http://pauloortins.com/good-resources-to-learn-casp-net/

  8. Liordino Neto
    8 mos, 1 wk ago

    I’m starting out on this and trying to convince my coworkers to follow a TDD mindset (man it’s hard…), and have a question: what do you say about Code Katas as a resource to learn to apply TDD?

  9. Liordino Neto
    8 mos, 1 wk ago

    I mean, as an individual way to learn it, since I can’t go to a dojo with more people right now.

  10. dacanetdev
    8 mos, 1 wk ago

    First of all good post I agree with all the points. Ok I have been applying a kind of TDD not sure if I’m doing well. I’m using my business objects so I’m connecting to DB, that’s why I don’t feel is real TDD, I don’t have Mocks or Stubs and for the CRUD I’m really inserting,Updating, Deleting records
    How do you TDD when the App is Data Driven 100% Entity Frameowrk and/or Stored Procedures?

  11. 8 mos, 1 wk ago

    Yes, convince people to use TDD is hard :/

    About Code Katas

    I did, and I still doing code katas in my spare time and yes, it’s a good way to learn TDD.
    You can use them alone or in groups, through coding dojo.

    I wrote about it in two posts:
    http://pauloortins.com/coding-dojo-practice-programming/
    http://pauloortins.com/code-kata-javascript-jasmine/

  12. dacanetdev
    8 mos, 1 wk ago

    Even though what I’ve done saved me a lot of time of debugging and help me as integration test

  13. 8 mos, 1 wk ago

    I don’t know if I understood your question but in this case, you have to make a static database and test if the data is been modified or retrieved as you expected.

  14. 8 mos ago

    Here’s another one:

    “Don’t try to apply TDD if you’re not exactly sure what it is”

    You have no idea how many team leads out there think that they know it, but obviously don’t.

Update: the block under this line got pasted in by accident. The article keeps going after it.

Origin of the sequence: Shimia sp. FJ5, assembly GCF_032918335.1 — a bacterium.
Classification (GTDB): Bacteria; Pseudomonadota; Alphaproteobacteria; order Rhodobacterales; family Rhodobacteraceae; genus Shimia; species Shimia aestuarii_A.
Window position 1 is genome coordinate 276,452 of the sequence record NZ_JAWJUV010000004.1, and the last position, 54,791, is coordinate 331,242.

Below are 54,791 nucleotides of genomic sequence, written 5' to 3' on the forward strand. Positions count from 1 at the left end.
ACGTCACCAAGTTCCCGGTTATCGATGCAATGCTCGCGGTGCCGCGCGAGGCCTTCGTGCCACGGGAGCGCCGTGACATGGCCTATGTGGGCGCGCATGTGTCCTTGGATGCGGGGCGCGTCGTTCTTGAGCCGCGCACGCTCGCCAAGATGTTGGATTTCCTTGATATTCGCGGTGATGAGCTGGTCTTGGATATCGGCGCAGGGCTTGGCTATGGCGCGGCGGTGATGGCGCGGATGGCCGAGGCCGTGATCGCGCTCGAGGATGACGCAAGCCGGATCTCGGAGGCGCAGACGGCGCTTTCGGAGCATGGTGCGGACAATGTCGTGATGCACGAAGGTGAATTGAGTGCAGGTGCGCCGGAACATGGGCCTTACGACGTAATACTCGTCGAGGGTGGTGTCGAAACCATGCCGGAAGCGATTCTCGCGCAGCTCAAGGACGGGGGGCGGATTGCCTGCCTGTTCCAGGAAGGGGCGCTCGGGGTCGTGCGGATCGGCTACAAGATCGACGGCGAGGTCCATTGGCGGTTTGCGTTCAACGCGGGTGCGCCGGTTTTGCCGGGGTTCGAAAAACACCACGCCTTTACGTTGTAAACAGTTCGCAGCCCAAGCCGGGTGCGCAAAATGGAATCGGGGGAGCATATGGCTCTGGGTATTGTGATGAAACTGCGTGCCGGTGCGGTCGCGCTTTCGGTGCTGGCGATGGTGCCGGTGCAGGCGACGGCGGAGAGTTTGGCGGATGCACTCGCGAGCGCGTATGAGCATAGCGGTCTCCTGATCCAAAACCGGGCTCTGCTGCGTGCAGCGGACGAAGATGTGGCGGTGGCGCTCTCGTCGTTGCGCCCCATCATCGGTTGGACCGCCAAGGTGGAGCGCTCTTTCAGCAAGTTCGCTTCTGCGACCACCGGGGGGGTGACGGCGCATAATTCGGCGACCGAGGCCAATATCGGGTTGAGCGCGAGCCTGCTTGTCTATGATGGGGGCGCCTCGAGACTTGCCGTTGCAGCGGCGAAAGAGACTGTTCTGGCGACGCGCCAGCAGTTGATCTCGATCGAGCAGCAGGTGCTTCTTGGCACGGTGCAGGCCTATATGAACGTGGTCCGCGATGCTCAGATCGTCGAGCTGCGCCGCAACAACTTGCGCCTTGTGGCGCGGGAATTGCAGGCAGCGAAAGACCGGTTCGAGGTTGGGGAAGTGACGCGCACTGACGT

15. ogurh
    8 mos ago

    good post, thanks, but i expected it to help me learning test, so i use this comment to ask it directly, can anyone point me to good resource to learn tdd testing, in js, cause i really don’t know where to start, testing really seems to be the thing to do, but when you are alone, knowing how to beging your app test is a HUGE barrier )

    thanks for the article :)

  16. 8 mos ago

    Sorry for the delay. If you want to read a book, maybe you can try one of these:

    JavaScript Unit Testing
    Test-Driven JavaScript Development (Developer’s Library)

    Or if you prefer to learn online, I wrote a blog post about jasmine and unit test and you can also use the tools tutorials:

    Jasmine
    Karma

  17. 7 mos, 4 wks ago

    Thank you very much for this articel.

    I’m working 2 years in a team working with TDD. It was a pleasure.
    Now I’m over one year in a team without TDD, but some day we want to start …

    And in my view we have exactly the problems you described.

  18. Aleksandar Naumovic
    5 mos, 2 wks ago

    Hello,

    I would advise you a couple of things:

    1. Keep data access components separate (necessary CRUD operations, reading could be with different criteria). Although it’s a good principle, your tests would be isolated for data access as well.

    2. If you don’t mock everything (it’s recommended because you test only the functionality of the component being under test, not their dependencies), you should mock at least the data access components themselves because their tests are slower. You don’t have to run everything against the database. You should really operate with a database, but only in data access components.

    3. You should test data access operations using another operations to make an assertion. Ex. if you test insert operation, you could test it using retrieval operation.